The Pygmy peoples of South Cameroon are traditional semi-nomadic hunter-gatherers. These communities identify themselves as ‘forest peoples’ due to the fundamental importance of the rainforest to their culture, livelihood, and history. They live in intimate connection to and knowledge of the forest. Unfortunately they have been squeezed between conservation areas and land which has been handed over to multinational companies for exploitation. Oil palm and rubber tree plantations become no-go areas for them without compensation for the loss of their land or regard for the damaging impact on their livelihood or wellbeing. Their health is deteriorating as mosquitoes are rife among the plantations, increasing malaria in the area, while general nutrition of the Pygmies has suffered radically due to compromised access to their traditional forest foods.
WATER ACCESS & TRANSPORTATION
For drinking water, villagers must make a half hour trek to the river Lobe. This task falls primarily to women, but children can also responsible for this chore. They walk barefoot through dense forest to reach the river, and then must be very careful not to slip from the muddy banks into the crocodile infested water. Children are most vulnerable to being lost to these risks. The most difficult thing of all can be getting the gathered water back home without being attacked by wild animals. Water quality can be unpredictable and storage in open pots or buckets in the camp also poses problems. The community constantly faces the dangers of consuming contaminated water. This makes providing a sustainable solution for easily accessible drinking water an imperative for Mvoumagomi, ensuring a safer, healthier life for all the villagers.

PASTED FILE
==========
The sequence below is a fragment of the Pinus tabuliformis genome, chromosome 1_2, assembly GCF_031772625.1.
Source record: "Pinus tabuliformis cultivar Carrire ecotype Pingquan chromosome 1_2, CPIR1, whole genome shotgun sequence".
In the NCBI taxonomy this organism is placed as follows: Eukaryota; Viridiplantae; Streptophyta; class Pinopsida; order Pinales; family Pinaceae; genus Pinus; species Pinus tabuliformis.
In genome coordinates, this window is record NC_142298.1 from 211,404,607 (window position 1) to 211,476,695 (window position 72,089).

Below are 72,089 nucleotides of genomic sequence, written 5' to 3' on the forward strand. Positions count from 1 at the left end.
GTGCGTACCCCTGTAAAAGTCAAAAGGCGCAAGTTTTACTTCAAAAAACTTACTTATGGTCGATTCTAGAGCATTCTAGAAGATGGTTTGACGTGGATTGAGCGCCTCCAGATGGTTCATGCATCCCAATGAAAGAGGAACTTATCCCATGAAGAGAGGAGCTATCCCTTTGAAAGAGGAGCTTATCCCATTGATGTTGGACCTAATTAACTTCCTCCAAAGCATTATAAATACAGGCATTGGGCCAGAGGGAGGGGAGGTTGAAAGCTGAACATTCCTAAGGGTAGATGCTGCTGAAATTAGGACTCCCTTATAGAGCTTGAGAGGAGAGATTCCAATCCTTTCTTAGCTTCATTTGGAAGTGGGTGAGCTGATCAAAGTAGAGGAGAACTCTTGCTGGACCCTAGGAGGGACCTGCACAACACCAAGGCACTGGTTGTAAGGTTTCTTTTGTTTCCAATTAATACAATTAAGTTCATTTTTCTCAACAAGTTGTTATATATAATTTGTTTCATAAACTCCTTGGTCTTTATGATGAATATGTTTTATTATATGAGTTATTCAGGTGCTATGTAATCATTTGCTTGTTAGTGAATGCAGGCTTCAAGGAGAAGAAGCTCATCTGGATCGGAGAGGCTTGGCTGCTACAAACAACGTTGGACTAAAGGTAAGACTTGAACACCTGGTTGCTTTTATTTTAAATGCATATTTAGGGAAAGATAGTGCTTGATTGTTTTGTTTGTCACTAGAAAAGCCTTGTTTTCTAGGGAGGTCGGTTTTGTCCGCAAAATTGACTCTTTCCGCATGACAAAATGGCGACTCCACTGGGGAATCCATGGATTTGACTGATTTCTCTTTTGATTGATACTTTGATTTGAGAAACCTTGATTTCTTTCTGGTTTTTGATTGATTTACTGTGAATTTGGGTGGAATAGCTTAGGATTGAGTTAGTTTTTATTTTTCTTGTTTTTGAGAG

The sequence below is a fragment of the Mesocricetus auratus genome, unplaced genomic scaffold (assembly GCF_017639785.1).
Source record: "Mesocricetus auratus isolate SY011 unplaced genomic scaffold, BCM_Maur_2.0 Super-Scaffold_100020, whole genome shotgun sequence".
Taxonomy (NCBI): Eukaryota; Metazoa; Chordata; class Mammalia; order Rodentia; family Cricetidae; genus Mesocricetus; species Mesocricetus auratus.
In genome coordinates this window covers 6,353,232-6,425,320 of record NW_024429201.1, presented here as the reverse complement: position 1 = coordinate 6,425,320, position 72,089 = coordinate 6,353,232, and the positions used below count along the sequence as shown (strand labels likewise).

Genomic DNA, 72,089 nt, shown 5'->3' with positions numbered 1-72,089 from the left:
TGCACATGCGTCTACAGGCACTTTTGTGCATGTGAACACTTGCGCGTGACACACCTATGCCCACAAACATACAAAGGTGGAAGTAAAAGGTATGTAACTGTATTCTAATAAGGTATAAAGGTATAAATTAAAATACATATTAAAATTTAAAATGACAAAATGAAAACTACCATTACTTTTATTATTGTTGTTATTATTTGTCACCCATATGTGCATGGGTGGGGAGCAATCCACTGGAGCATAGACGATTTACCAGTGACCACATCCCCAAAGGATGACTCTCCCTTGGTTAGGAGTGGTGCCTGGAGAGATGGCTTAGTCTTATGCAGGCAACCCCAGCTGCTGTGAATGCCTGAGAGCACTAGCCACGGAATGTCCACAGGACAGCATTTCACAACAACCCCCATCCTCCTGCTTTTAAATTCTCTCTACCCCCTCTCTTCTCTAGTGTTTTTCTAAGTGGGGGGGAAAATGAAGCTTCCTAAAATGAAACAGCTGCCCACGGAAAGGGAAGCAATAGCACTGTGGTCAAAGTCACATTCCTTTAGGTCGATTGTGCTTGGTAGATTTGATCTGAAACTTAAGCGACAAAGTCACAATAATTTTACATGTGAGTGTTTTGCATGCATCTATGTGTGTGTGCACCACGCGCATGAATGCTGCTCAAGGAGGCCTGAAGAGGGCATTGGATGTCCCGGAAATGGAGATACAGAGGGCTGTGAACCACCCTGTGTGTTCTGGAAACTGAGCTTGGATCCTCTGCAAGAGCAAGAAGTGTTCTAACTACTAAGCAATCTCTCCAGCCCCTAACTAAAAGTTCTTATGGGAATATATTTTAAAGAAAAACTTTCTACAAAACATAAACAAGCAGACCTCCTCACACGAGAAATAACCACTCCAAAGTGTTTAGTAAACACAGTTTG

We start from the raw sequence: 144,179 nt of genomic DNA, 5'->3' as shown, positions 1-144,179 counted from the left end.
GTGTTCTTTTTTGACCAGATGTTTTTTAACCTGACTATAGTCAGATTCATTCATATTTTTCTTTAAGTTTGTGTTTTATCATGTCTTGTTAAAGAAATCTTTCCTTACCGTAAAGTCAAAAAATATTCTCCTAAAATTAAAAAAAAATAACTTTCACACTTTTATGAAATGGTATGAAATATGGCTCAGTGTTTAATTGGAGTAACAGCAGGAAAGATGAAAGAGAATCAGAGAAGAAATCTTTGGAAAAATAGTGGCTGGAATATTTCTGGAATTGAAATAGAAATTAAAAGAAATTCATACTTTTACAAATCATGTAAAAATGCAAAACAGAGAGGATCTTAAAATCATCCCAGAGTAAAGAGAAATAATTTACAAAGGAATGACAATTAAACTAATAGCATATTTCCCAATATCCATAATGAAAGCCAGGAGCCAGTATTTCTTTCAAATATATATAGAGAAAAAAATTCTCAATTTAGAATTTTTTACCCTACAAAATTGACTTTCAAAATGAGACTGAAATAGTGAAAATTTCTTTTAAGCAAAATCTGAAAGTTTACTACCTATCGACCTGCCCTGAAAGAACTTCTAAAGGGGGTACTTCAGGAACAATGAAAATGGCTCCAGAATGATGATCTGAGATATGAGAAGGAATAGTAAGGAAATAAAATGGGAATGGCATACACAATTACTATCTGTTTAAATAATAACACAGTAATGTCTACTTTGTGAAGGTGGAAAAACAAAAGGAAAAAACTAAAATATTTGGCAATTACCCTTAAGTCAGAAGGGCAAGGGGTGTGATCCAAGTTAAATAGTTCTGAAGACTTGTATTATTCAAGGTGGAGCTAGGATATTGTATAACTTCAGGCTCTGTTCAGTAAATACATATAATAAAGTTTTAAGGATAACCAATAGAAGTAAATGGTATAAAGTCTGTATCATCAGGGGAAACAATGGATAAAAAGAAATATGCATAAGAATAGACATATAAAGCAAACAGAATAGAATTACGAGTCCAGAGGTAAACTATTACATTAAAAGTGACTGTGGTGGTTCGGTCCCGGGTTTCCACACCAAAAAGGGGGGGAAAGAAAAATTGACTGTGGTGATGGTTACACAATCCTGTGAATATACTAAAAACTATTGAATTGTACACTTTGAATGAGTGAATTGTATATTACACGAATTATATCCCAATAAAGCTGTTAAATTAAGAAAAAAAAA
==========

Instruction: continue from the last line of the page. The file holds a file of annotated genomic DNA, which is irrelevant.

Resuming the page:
HYGIENE & TOILET
ln the Mvoumagomi village, toilets do not exist at all. As with all other necessities, the community uses the forest "when nature calls." This practice poses health risks. The presence and possession of toilets in this community is urgently needed to provide sustainable sanitation, giving villagers a sense of dignity, security, and equality with others. A toilet is not a luxury, but an essential necessity for good hygiene and disease prevention for the entire community.
Front view (dry season)
Front view (rainy season)
The Warka Toilet is designed to use simple, sustainable materials indigenous to the region - earth, palm leaves and wood - and constructed adopting local techniques. Two separate sides provide facilities for men and women. With this dry system, waste is turned into useful compost. Each toilet has two holes: one for urine and one for excrement. Liquid waste and solid waste can therefore be separated, which is very important. Instead of flushing the toilet, soil is added to the hole so that the excrement dries out quicker. Once the solid waste is dry, a process that takes around one month, the resulting manure can be spread on the ground. Urine, just like excrement, is a natural fertilizer, it ends up in a reservoir where it decants.
Top view (rainy season)
Section (rainy season)
The process separates out any impurities from the rich urine, which can then go straight into a network of pipes that are directly connected to a irrigation system. Dry toilet reservoirs are completely watertight so there‘s no risk of soil contamination. Likewise with the manure, there‘s no risk of contamination because human waste can no longer harbour diseases once it‘s completely dried out.